We got up at 4:30am Saturday and went to breakfast. Happy with the fact I fit into my favorite hunting gear again, I stuck to oatmeal and a couple of sausage patties, as well as an IV tube of coffee. We got out to my Aunt's house, and loaded up our rifles. This year, dad had a surprise for me, announced weeks before: a gift of a new (to me) weapon--a Winchester .30-.30 (Doug's getting a Remington, but don't ask me the caliber). One of my dad's friends claimed that the firearm was a nicely-restored older rifle, as his .30-.30 with the same model number looked much different. The only catch was that they hadn't had a chance to sight the mounted scope, which meant my shot might not be accurate.
Lord knows I need every assist to accuracy I can get, but I was willing to chance it because the shooting lanes from my blind are fairly short, no longer than 75 yards or so. I was more dubious about the ammunition I was given. I wasn't sure whether to load the bullets into the tube magazine or take the entire box to the next stop of The Antiques Roadshow. Apparently Ralph bought a new box of .30-.30 bullets, but no one had a clue where it was.
I chambered a round of the antiques, and loaded more into the tube. I got to my blind before 6am, and settled in. There was less of the pre-dawn "panic fire," and less of it nearby, too. Still, not much happened. After dawn, I could see a bevy of fat--I mean fat--squirrels swarming the bait pile. These specimens were gold medal contenders for the title of Fattest Squirrel in Creation. Even the usually undersized black squirrels were bloated, and so glossy from the feast that they were better described as "shiny." Even a skunk wandered up briefly to see what was going on.
Still, no deer.
Then, at 9:55am, I heard a nearby rifle crack--so close it had to be from one of the G5's blinds. I called out--quietly--on the walkie-talkie (yeah, sue us--it's not like we call in air support with the things). It turned out not to be one of us--but a deer was spotted heading my way. Wounded, from what Ralph and Terry could tell.
Four hours of sleep or no, I was awake. I waited, and looked out the left window of my blind.
Understand, I haven't seen a single deer in the past three seasons. Then it appeared, coming straight ahead. Not a great shot, especially for a not great shot. Nor did this one look wounded. It stopped, then turned to the left, heading toward my Dad's blind (much further away, but moving in that direction). It was vanishing into the saplings forty yards off. I touched the trigger.
The rifle cracked and kicked, a flash of flame briefly appearing.
I looked. Nothing there. If I missed, it's gone. For some reason not born of experience, I didn't think I'd missed. I radioed out to the other guys, and stepped out to go looking. I hoped it had been a solid hit, an instant kill (what other word is there?).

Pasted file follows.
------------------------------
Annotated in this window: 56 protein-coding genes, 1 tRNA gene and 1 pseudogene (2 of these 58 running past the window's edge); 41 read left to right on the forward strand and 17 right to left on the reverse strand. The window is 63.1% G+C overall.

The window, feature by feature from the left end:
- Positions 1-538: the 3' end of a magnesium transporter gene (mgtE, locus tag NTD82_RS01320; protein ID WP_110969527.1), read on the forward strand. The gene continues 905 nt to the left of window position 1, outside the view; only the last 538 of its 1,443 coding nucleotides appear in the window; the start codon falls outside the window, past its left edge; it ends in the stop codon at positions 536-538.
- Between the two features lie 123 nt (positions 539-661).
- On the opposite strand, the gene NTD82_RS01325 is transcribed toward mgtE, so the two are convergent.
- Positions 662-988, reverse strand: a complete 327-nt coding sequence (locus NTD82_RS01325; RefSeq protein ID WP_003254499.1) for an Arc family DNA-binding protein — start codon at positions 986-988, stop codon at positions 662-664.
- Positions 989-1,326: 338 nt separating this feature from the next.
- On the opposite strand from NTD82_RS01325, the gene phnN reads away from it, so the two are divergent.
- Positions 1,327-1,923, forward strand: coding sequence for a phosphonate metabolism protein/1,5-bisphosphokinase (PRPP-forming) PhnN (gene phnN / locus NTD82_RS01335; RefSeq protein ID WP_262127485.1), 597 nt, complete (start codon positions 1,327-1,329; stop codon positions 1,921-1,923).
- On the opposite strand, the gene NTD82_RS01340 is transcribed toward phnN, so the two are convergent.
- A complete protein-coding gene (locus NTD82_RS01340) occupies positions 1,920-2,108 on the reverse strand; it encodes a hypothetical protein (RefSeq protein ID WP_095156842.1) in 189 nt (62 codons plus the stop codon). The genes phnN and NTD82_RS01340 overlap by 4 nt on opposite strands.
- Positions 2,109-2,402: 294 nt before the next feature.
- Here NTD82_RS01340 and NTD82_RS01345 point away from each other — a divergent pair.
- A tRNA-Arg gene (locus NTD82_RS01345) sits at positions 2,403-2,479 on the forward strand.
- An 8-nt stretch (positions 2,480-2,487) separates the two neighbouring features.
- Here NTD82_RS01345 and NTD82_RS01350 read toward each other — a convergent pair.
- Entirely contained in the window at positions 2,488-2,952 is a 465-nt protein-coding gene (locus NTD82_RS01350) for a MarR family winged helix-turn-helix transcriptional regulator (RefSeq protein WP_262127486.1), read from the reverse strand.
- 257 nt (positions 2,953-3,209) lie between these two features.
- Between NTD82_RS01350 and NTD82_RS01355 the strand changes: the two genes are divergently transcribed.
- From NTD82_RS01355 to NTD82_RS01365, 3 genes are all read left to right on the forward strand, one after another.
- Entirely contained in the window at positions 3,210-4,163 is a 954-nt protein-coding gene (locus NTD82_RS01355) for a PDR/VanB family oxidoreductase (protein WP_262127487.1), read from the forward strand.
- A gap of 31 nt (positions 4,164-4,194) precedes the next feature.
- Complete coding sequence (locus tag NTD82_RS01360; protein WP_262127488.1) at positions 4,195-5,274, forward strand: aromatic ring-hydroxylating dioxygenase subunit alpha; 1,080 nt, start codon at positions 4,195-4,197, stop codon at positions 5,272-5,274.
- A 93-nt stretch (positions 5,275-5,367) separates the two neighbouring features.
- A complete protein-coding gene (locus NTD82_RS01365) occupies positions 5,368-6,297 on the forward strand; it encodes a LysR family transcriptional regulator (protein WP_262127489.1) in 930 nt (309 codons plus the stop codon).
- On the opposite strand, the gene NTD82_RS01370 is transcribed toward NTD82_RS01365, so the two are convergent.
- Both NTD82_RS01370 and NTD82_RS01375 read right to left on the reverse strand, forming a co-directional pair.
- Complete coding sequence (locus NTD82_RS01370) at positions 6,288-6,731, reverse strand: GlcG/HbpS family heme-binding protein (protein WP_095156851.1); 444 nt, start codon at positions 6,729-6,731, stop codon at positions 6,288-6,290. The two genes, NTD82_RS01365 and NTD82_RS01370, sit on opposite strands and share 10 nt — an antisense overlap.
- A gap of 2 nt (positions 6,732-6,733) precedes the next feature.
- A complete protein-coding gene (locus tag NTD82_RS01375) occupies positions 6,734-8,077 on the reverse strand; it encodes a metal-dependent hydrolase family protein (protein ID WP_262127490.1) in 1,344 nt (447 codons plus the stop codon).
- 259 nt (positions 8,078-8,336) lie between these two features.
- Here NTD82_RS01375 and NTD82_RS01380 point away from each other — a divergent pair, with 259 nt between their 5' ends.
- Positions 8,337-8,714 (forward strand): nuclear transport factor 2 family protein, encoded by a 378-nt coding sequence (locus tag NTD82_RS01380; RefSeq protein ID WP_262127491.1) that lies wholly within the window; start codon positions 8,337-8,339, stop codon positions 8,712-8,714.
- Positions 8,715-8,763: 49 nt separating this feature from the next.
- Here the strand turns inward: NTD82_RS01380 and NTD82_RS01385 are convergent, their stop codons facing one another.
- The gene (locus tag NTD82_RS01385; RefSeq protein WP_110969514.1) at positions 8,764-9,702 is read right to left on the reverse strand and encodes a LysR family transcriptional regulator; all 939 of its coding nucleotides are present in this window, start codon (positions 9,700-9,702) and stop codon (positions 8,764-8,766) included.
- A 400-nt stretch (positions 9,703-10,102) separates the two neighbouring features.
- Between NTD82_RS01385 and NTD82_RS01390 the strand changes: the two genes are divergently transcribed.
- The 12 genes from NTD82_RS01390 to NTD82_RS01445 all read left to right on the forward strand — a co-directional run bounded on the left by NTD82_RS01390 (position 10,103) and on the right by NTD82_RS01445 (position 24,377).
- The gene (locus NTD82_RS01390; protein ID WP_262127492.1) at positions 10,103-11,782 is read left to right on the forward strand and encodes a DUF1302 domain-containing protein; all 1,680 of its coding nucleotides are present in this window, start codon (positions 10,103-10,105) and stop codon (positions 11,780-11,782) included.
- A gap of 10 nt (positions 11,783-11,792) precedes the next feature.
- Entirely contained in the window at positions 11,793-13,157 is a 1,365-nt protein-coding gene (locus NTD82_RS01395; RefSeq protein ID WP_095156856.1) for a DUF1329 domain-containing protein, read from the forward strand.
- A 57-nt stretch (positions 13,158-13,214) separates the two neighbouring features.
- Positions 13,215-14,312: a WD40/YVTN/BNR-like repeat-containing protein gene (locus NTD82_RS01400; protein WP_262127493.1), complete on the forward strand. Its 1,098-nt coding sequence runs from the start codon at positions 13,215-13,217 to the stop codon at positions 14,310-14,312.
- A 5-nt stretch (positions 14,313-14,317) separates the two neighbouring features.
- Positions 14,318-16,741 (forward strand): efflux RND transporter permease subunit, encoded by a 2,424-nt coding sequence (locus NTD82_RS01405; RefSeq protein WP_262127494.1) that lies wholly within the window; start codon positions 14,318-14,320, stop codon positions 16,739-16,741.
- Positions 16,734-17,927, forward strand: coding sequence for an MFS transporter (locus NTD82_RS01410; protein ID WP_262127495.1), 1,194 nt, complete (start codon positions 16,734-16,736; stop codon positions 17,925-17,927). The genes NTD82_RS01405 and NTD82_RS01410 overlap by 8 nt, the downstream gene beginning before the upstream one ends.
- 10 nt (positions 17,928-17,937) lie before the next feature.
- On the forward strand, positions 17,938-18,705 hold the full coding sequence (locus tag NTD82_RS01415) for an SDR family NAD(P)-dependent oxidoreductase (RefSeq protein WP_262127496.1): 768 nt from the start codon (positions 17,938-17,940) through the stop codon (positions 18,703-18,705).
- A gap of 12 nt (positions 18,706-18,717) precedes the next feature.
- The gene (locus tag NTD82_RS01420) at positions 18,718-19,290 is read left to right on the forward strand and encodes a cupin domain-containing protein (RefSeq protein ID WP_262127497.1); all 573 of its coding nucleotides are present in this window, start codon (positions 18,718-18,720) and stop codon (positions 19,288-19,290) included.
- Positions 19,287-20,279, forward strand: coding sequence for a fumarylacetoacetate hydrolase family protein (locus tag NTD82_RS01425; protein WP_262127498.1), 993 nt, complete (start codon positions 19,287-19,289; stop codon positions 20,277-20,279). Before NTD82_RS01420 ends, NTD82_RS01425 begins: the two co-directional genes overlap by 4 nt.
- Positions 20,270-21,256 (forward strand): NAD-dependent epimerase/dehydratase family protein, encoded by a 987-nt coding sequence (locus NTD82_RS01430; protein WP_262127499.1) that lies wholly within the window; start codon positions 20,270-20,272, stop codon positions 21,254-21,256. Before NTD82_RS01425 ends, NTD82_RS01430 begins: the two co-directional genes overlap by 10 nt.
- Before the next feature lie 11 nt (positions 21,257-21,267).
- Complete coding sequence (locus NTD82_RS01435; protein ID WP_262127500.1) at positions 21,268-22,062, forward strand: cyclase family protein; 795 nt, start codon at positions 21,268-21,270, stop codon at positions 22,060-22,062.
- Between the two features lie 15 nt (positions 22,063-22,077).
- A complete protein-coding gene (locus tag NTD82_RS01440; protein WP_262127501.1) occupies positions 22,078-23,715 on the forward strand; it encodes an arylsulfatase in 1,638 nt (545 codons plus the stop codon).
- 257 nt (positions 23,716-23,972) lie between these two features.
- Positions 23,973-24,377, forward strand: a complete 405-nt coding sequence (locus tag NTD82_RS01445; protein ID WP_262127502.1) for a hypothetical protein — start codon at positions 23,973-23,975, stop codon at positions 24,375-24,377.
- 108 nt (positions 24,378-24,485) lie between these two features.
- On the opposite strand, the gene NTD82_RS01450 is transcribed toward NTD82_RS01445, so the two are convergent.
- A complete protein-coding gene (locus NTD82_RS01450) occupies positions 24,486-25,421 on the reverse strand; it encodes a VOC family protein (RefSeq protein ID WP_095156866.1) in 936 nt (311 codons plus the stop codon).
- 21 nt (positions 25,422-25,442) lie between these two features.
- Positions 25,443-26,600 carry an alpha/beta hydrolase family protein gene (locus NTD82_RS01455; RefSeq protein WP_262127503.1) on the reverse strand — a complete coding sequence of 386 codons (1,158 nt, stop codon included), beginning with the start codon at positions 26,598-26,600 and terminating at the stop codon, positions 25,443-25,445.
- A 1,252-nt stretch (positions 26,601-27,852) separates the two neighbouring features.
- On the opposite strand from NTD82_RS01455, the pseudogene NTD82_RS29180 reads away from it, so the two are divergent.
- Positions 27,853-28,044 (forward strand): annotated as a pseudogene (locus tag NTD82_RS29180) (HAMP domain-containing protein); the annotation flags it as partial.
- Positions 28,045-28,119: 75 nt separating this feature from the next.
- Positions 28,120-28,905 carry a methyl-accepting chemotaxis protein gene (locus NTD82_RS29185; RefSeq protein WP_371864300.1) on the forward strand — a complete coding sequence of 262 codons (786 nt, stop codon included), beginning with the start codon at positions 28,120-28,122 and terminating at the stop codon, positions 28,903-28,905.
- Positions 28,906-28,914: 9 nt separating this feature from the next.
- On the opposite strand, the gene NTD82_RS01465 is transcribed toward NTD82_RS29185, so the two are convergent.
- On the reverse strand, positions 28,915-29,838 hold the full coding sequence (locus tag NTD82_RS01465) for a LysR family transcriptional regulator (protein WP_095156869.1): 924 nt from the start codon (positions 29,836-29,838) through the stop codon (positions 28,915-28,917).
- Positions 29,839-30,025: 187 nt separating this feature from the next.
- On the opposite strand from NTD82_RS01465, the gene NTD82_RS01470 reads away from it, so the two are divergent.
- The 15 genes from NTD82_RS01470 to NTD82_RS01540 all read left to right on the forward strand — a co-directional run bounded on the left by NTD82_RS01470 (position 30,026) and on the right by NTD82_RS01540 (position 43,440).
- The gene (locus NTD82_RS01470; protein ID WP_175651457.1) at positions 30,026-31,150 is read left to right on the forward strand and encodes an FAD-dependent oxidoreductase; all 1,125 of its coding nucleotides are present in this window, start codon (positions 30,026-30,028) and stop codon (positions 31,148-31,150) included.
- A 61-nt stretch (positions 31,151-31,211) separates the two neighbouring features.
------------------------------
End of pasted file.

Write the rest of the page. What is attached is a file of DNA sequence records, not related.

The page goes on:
I walked out and started combing the area.
I hadn't missed. Nor was it a "wounding" shot--the doe dropped where she stood, quite dead when I got there. No other wounds, either. Either Ralph and Terry saw a different deer (unlikely), or misinterpreted this one's behavior.
I learned how to gut and hang a deer that day. No, it's not pleasant, really, and I didn't do the heavy, gory work, for the most part. But it's much more pleasant than that meat going to waste. Speaking of which, that deer is being processed down, and will save us considerably on this winter's meat shopping (money's been a little tighter than expected). George Lee, if you're reading this, your venison recipes will be put to good use. Also, you'll be happy to note I did almost no reading in the blind this year. Almost none.
I've also had a lot to think about since, namely the ordering of God's creation and our place in it, along with the nature of mortality.
I'm not pulling your chain--hunting is remarkably conducive to contemplation. Good, bad and indifferent.
Now, before you storm into my comment boxes, breathing fire, take stock. If the above recounting leaves you with a sense of revulsion for hunting and/or me; if it's changed your opinion of me or leaves you thinking I'm a murderous jerk who gets his jollies on killing defenseless animals in bloodlust; or if you find the entire enterprise a barbaric holdover that deserves to die in our "civilized" era, I have a few suggestions:
--Step away from the computer, put on your favorite Nikes and leather/sheepskin coat, and go for a walk.
--As above, but get in your car with the leather bucket seats and go to your favorite burger, chicken or pizza joint for a snack.
--As number one above, but grab a football or baseball and toss it around with a friend.
If you do one or more of the three above suggestions, but none of them work, mix yourself a Kathy Shaidle cocktail and enjoy. The ban button is always active.